June 2011: Launch of Google+. Apparently, Google’s approach to Facebook’s dominance in social media, it also introduces two messaging services: Huddle group text messaging for phones and Hangouts for group video.

This is the first part of Google’s messaging cycle: the introduction of new services, although it will take Google two years to finalize the branding and strategy here.

July 2012 : Google is launching Hangouts in Gmail, calling it a more “modern” version of the existing video calling functionality that Gmail had offered through Google Talk. Already, we’re starting to see the second part of the cycle, as Google begins to integrate Hangouts into its other services.

May 2013 : Google+ Hangouts is relaunched as Google’s new global messaging platform. It attempts to merge other Google messaging and video chat apps into a single unified service, replacing Google Talk, Google+ Messenger, and the old Google+ Hangouts video chat service.

Notably, Hangouts doesn’t include SMS integration at launch.

September 2014: Google Voice is integrated with Hangouts, continuing Google’s efforts for a cohesive messaging system and providing some support for texting.

April 2015: Google Fi is launching under the name Project Fi. Google’s phone plan also integrates with Hangouts, but causes issues with Google Voice, since the two services exist side by side.

June 2016: Google Talk for Android and Gmail (still not officially named GChat or Google Chat, despite what most people call it) are discontinued, marking the end of Google’s original email service.

The Google Allo era (2016-2019)

Google Assistant on Allo

May 2016: Google is restarting its cycle at Google I / O 2016, announcing both Allo, a new text messaging app, and Duo, a new video chat app. The two are separated from Hangouts, again blurring the lines.

March 2017: Google announces that Hangouts is rebranded as Hangouts Chat, with a new focus on business use. Google is also launching Hangouts Meet, a business-friendly video conferencing app that would later become Google’s answer to Zoom. Allo and Duo are set to replace Hangouts as new consumer options for messaging and video chat.

June 2017: GChat is finally really stopped. Google is also removing support for SMS from Hangouts to better position it as a competitor to Slack.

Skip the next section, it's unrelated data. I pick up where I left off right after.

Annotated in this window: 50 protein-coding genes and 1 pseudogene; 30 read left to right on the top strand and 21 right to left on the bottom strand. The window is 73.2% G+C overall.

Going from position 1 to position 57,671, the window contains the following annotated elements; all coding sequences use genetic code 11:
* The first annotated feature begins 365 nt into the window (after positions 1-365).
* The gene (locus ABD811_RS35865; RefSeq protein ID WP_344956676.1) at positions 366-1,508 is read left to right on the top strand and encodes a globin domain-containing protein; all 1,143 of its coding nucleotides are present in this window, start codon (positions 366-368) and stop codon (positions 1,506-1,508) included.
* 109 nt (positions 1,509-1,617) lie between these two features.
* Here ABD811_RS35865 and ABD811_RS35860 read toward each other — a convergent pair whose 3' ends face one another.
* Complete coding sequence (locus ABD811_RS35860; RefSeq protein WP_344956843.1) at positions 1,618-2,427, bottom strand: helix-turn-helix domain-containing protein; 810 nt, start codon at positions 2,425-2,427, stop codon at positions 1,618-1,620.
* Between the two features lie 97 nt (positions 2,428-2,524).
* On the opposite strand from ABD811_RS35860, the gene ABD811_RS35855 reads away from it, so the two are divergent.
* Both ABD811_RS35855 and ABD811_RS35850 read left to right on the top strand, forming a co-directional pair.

April 2018: Google is “suspending investment” in Allo, focusing instead on RCS, a new standard to replace SMS. Confusingly, Google uses the term “chat services” to refer to the activation of RCS on Android, although it is not related to Google Talk (commonly known as GChat) and Hangouts Chat / Google Chat.

December 2018: Google admits it is shutting down Allo.

May 2019: Google is actually shutting down Allo.

The Modern Era: Back to Hangouts – Sort of (2020 to Present)

Google spaces


With Google’s RCS-focused mobile messaging, the company is returning to Hangouts as an old and new communications web service. But in a twist, the COVID-19 pandemic is bringing business communication tools like Slack and Zoom to the fore – not just for businesses, but for people’s daily lives to use for socializing, school, etc.

March 2020: Hangouts Meet is available on personal Google Accounts as a new group video conferencing option.

April 2020: Hangouts Chat (which gradually evolved into a Slack / Discord-style app over the previous era) is renamed to Google Chat – marking the return of the Google Chat name in a way, although the slow rollout could mean you’ve got still Hangouts hidden in your Gmail browser window.

April 2020: Hangouts Meet is renamed Google Meet.

June 2021: Google launches Google Chat to all customers and announces that “Rooms” will become “Spaces”. Spaces work similarly to a Slack or Discord room, providing a central location for larger group chats compared to regular group chats – which still exist in Chat as well.

It’s been a long road to get here, but with the launch of Workspace and Google Chat for non-business users, it’s almost possible to see Google’s strategy. Gmail exists for e-mail; Chat is the GChat / Hangouts style messaging system for real-time chats and group chats; Spaces is the Slack / Discord style area for more persistent and larger rooms based on a particular topic or conversation; and there’s Meet for video chats.

Mobile messaging is more complicated, however, with Google having spent years trying to make its own services work alongside carrier technologies like SMS and RCS – and there’s no end in sight. Working with cellular carrier technology to sue Apple and WhatsApp isn’t a bad idea, but it’s unclear whether Google can actually catch up.

Even though RCS could be a serious competitor to replace texting, it doesn’t connect to Google’s web chat at all – though, confusingly, Google also calls RCS “chat” services. And on the video front, it’s unclear why Google Duo still exists after Hangouts Meet’s larger release since both do largely the same things.

If anything is clear in 2021, it’s that the future of Google’s messaging will likely remain in the dark for some time.